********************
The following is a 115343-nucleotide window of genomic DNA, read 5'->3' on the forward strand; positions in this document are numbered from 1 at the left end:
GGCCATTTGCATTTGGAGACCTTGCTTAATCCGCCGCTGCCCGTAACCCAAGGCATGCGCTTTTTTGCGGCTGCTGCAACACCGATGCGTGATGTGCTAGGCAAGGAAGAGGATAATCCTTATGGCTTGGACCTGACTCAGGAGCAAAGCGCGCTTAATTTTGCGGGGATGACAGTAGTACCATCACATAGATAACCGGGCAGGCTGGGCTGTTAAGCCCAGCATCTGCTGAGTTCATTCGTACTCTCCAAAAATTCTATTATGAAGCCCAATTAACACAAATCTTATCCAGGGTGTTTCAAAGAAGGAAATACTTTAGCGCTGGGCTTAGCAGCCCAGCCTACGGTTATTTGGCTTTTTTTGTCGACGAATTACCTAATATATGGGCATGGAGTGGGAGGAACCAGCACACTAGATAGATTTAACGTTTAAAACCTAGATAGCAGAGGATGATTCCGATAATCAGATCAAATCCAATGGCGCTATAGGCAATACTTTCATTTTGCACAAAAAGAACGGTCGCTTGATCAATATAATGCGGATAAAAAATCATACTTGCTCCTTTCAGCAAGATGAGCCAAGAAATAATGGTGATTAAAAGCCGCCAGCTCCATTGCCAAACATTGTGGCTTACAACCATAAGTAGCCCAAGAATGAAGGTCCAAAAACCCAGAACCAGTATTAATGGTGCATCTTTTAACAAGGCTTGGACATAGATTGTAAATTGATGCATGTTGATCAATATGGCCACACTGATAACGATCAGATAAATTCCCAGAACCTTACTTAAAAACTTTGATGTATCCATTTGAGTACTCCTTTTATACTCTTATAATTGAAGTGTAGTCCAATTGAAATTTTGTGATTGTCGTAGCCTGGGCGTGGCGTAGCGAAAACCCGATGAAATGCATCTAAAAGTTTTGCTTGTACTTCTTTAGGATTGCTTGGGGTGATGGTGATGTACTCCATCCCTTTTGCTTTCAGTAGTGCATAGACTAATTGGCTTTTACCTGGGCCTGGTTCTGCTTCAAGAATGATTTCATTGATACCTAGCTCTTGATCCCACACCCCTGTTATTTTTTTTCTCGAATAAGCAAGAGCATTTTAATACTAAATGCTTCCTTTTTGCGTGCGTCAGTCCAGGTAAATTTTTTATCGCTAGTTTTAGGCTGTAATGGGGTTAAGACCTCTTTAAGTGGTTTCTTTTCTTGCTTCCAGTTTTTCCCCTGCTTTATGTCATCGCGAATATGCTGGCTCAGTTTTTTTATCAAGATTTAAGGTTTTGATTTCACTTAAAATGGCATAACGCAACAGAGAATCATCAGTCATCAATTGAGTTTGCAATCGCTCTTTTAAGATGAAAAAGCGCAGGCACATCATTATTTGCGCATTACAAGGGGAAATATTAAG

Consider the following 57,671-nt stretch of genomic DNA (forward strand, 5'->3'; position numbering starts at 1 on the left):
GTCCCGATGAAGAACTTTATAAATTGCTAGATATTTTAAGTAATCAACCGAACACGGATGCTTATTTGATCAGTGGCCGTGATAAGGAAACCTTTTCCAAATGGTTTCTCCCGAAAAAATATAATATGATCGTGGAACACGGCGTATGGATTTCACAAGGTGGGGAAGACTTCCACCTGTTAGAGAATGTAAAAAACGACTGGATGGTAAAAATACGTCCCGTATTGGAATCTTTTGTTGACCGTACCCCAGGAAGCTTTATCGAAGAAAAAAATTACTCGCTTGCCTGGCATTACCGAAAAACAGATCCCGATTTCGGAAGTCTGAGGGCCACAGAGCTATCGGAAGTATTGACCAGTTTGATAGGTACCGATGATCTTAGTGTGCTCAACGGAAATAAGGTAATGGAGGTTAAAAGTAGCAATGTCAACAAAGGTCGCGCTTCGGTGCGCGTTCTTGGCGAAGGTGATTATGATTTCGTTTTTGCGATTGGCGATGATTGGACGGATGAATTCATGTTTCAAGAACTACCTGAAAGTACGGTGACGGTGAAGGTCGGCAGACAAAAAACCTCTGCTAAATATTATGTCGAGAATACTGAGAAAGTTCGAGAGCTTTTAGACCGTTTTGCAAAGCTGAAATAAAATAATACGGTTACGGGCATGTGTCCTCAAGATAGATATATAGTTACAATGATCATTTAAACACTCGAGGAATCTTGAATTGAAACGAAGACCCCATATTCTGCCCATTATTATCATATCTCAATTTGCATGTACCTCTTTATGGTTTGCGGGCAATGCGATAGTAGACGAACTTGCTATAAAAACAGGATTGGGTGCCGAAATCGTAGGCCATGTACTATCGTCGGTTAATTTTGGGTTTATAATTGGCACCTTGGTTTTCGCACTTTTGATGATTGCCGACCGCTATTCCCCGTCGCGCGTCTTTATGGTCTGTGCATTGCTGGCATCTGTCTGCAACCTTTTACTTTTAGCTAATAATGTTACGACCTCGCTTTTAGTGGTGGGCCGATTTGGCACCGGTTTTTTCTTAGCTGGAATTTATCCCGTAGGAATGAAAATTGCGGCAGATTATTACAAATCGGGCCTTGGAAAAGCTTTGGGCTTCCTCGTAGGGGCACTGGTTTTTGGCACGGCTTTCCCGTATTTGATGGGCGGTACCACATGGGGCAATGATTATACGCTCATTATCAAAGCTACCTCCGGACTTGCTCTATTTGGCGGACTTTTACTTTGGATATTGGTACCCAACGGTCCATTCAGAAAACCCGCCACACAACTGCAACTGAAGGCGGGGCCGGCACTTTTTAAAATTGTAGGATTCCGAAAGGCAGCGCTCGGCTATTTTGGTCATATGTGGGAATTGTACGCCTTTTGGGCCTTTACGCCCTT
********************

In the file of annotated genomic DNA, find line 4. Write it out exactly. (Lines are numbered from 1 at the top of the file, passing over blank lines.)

GTCCCGATGAAGAACTTTATAAATTGCTAGATATTTTAAGTAATCAACCGAACACGGATGCTTATTTGATCAGTGGCCGTGATAAGGAAACCTTTTCCAAATGGTTTCTCCCGAAAAAATATAATATGATCGTGGAACACGGCGTATGGATTTCACAAGGTGGGGAAGACTTCCACCTGTTAGAGAATGTAAAAAACGACTGGATGGTAAAAATACGTCCCGTATTGGAATCTTTTGTTGACCGTACCCCAGGAAGCTTTATCGAAGAAAAAAATTACTCGCTTGCCTGGCATTACCGAAAAACAGATCCCGATTTCGGAAGTCTGAGGGCCACAGAGCTATCGGAAGTATTGACCAGTTTGATAGGTACCGATGATCTTAGTGTGCTCAACGGAAATAAGGTAATGGAGGTTAAAAGTAGCAATGTCAACAAAGGTCGCGCTTCGGTGCGCGTTCTTGGCGAAGGTGATTATGATTTCGTTTTTGCGATTGGCGATGATTGGACGGATGAATTCATGTTTCAAGAACTACCTGAAAGTACGGTGACGGTGAAGGTCGGCAGACAAAAAACCTCTGCTAAATATTATGTCGAGAATACTGAGAAAGTTCGAGAGCTTTTAGACCGTTTTGCAAAGCTGAAATAAAATAATACGGTTACGGGCATGTGTCCTCAAGATAGATATATAGTTACAATGATCATTTAAACACTCGAGGAATCTTGAATTGAAACGAAGACCCCATATTCTGCCCATTATTATCATATCTCAATTTGCATGTACCTCTTTATGGTTTGCGGGCAATGCGATAGTAGACGAACTTGCTATAAAAACAGGATTGGGTGCCGAAATCGTAGGCCATGTACTATCGTCGGTTAATTTTGGGTTTATAATTGGCACCTTGGTTTTCGCACTTTTGATGATTGCCGACCGCTATTCCCCGTCGCGCGTCTTTATGGTCTGTGCATTGCTGGCATCTGTCTGCAACCTTTTACTTTTAGCTAATAATGTTACGACCTCGCTTTTAGTGGTGGGCCGATTTGGCACCGGTTTTTTCTTAGCTGGAATTTATCCCGTAGGAATGAAAATTGCGGCAGATTATTACAAATCGGGCCTTGGAAAAGCTTTGGGCTTCCTCGTAGGGGCACTGGTTTTTGGCACGGCTTTCCCGTATTTGATGGGCGGTACCACATGGGGCAATGATTATACGCTCATTATCAAAGCTACCTCCGGACTTGCTCTATTTGGCGGACTTTTACTTTGGATATTGGTACCCAACGGTCCATTCAGAAAACCCGCCACACAACTGCAACTGAAGGCGGGGCCGGCACTTTTTAAAATTGTAGGATTCCGAAAGGCAGCGCTCGGCTATTTTGGTCATATGTGGGAATTGTACGCCTTTTGGGCCTTTACGCCCTT